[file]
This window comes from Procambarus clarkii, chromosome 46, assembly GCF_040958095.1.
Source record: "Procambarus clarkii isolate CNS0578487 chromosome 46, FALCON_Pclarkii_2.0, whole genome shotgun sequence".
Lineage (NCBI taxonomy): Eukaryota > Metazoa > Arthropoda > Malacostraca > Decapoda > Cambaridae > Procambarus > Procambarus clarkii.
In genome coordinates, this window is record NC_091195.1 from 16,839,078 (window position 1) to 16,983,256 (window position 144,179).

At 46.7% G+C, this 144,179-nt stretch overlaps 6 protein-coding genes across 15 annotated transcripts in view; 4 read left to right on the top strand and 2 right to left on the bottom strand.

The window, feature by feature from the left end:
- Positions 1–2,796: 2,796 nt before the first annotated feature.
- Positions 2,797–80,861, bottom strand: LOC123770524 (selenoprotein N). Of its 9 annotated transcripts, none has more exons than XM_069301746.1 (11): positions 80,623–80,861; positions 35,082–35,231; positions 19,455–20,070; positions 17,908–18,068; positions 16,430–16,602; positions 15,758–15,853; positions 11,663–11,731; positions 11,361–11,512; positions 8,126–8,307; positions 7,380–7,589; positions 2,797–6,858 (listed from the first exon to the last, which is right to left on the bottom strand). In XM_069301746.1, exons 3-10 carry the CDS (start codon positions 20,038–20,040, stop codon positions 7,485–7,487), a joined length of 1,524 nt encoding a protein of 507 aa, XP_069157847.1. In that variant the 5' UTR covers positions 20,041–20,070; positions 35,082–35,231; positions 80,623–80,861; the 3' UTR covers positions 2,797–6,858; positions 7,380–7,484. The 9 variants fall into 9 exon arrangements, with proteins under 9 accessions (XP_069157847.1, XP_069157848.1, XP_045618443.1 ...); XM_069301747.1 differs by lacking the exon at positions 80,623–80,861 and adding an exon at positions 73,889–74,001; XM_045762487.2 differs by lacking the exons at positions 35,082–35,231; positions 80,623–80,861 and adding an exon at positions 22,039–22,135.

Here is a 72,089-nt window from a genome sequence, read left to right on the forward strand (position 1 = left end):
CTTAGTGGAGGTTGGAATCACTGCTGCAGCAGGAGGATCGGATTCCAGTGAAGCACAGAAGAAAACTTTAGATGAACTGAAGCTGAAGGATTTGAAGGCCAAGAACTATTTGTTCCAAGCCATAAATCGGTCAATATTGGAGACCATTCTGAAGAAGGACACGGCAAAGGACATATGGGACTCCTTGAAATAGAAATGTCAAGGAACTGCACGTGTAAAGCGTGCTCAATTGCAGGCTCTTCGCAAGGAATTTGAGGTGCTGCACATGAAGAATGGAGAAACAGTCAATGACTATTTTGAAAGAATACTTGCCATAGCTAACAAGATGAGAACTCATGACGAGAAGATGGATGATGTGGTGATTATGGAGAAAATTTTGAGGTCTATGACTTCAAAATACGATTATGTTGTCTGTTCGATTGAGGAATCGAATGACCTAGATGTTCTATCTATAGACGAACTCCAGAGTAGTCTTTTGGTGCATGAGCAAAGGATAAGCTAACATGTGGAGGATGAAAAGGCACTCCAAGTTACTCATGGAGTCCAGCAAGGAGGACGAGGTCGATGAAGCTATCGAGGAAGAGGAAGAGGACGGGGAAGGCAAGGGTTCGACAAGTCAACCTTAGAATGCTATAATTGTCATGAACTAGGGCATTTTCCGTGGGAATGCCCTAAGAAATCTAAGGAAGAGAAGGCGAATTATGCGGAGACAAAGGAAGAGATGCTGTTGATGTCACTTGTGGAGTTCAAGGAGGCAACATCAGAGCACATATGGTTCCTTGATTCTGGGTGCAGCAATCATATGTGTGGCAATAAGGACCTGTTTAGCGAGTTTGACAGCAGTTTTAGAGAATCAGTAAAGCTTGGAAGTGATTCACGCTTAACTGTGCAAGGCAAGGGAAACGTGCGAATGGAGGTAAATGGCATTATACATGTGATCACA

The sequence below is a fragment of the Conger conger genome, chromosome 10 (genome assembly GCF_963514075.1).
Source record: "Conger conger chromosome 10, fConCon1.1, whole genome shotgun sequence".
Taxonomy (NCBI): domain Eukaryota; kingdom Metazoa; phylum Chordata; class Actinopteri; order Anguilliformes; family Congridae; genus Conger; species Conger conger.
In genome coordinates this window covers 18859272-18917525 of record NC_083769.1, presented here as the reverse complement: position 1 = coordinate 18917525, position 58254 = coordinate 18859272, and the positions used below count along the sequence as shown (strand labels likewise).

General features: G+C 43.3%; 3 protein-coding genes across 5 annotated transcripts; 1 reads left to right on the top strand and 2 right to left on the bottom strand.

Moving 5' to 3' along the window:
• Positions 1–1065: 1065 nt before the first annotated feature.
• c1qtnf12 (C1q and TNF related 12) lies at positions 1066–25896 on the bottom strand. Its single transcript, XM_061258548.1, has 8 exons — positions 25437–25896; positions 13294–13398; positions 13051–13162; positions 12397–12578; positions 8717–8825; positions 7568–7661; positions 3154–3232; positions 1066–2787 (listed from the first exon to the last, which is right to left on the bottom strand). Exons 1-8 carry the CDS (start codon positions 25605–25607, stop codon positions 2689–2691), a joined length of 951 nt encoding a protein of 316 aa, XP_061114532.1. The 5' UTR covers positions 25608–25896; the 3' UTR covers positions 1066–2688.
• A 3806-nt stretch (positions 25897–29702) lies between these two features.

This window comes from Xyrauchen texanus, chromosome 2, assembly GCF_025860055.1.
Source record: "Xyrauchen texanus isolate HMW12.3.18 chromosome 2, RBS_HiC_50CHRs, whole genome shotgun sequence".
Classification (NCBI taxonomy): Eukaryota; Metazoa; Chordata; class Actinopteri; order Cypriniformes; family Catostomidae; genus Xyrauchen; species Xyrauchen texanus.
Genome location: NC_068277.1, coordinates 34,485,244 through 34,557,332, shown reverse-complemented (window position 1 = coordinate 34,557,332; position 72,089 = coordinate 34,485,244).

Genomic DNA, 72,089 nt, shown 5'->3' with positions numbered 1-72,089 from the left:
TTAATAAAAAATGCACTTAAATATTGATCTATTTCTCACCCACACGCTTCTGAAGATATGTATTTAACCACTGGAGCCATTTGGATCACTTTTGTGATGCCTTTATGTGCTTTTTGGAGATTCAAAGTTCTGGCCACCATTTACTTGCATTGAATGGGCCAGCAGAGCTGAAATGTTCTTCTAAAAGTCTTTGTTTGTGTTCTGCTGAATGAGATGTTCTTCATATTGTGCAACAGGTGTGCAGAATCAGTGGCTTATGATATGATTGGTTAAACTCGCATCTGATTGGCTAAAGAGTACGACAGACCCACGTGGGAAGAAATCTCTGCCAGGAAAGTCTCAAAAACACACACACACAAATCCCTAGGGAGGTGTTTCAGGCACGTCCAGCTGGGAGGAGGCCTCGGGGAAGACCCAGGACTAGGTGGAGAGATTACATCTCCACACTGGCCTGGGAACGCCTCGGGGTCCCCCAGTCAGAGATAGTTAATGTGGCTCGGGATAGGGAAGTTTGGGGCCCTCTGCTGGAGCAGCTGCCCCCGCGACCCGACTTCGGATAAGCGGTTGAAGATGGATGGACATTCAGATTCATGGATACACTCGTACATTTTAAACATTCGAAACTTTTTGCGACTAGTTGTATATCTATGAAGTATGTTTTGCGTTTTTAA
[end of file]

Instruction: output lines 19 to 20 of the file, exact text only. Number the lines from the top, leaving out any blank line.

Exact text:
• A 3806-nt stretch (positions 25897–29702) lies between these two features.

This window comes from Xyrauchen texanus, chromosome 2, assembly GCF_025860055.1.